The Fulton Board of Aldermen have hired a board attorney and city prosecutor.
Aldermen voted, last week, to hire Lee Dulaney of Tupelo to fill both roles formerly held by Michael “Chip” Mills, Jr. Mills has resigned from his positions after being appointed as 1st Circuit Court Judge in late February.
Dulaney is a partner at the Tupelo-based firm Dulaney & Sumner. He’ll begin working for Fulton on June 2 at a salary of $22,900.
Several attorneys applied for one or both positions, giving aldermen options on who to hire. Although Mills has served both functions, the city’s board attorney and prosecutor don’t have to be the same person. In fact, Mills said most municipalities use different lawyers for each.
But the board was adamant about having a single person fill both positions.
“Ideally, it would be the same person,” said Ward IV Alderman Brad Chatham, and his fellow aldermen seemed to agree with that sentiment.
Although he could legally continue advising the board until August, when his judgeship will force him to shutter his private practice and step down from his various municipal responsibilities, Mills said the board would need to fill the role of city prosecutor before the next court session, set for June 11. Fulton Police Chief Mitch Nabors said he’d like to have someone in the position as quickly as possible to familiarize him with the case load before court began.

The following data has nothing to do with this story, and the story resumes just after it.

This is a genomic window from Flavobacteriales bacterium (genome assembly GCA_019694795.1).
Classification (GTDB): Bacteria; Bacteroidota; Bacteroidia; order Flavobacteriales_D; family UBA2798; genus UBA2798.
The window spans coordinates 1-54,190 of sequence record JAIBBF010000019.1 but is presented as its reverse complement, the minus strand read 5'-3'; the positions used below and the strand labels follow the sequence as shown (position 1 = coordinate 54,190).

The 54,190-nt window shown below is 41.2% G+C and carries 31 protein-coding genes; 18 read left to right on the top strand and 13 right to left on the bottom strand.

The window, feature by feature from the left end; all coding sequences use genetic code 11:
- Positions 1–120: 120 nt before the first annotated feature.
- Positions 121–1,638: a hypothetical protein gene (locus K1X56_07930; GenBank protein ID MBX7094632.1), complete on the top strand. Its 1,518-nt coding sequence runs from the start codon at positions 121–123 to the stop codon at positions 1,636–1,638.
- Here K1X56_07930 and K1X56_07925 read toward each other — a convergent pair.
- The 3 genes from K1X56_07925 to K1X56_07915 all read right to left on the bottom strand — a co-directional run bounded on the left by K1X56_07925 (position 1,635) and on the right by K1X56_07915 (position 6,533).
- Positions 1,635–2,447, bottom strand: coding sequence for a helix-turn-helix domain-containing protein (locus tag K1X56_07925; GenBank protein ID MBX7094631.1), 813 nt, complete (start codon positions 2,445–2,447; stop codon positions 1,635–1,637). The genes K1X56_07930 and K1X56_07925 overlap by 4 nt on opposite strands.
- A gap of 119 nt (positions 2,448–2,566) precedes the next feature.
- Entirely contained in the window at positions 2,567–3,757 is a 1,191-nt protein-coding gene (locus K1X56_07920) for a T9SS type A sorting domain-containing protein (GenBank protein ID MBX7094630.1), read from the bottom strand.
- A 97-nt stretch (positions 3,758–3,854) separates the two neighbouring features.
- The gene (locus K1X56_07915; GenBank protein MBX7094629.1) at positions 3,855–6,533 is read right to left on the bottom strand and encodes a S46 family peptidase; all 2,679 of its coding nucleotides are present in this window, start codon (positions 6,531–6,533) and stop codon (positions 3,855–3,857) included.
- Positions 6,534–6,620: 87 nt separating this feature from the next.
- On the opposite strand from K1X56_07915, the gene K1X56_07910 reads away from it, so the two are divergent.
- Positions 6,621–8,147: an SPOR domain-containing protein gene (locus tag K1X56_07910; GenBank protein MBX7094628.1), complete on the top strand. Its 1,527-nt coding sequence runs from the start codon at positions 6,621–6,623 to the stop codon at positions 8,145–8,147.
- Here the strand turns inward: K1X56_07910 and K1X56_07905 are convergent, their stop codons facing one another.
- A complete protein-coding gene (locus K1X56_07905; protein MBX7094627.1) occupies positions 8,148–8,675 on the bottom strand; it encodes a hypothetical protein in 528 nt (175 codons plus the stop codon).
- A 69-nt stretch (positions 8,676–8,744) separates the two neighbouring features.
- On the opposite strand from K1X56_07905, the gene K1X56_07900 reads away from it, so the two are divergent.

Nabors said he didn’t think it would be fair to “toss someone into the ring at the last second.”
“If you could have someone in here a week before that, would that give you time to get to know him and get things worked out,” Ward II Alderman Mike Nanney asked the police chief.
“Yes, sir,” Nabors answered.
Although aldermen were in agreement that they wanted to hire a single person, who that person should be caused some light debate. Mayor Barry Childers recommended Tupelo attorney Kirk Tharp, who attended one of the city board’s regular meetings in April to ask for the job in person. Childers argued that Tharp had the most experience out of the applicants. Nanney said he’d back whoever the mayor picked.
But Chatham and Alderman at Large Liz Beasley said they liked Dulaney, whose family hails from Itawamba County. Chatham in particular said he’d like to keep their attorney “as local as possible.”
The rest of the board inevitably sided with Chatham and Beasley and voted to hire Dulaney.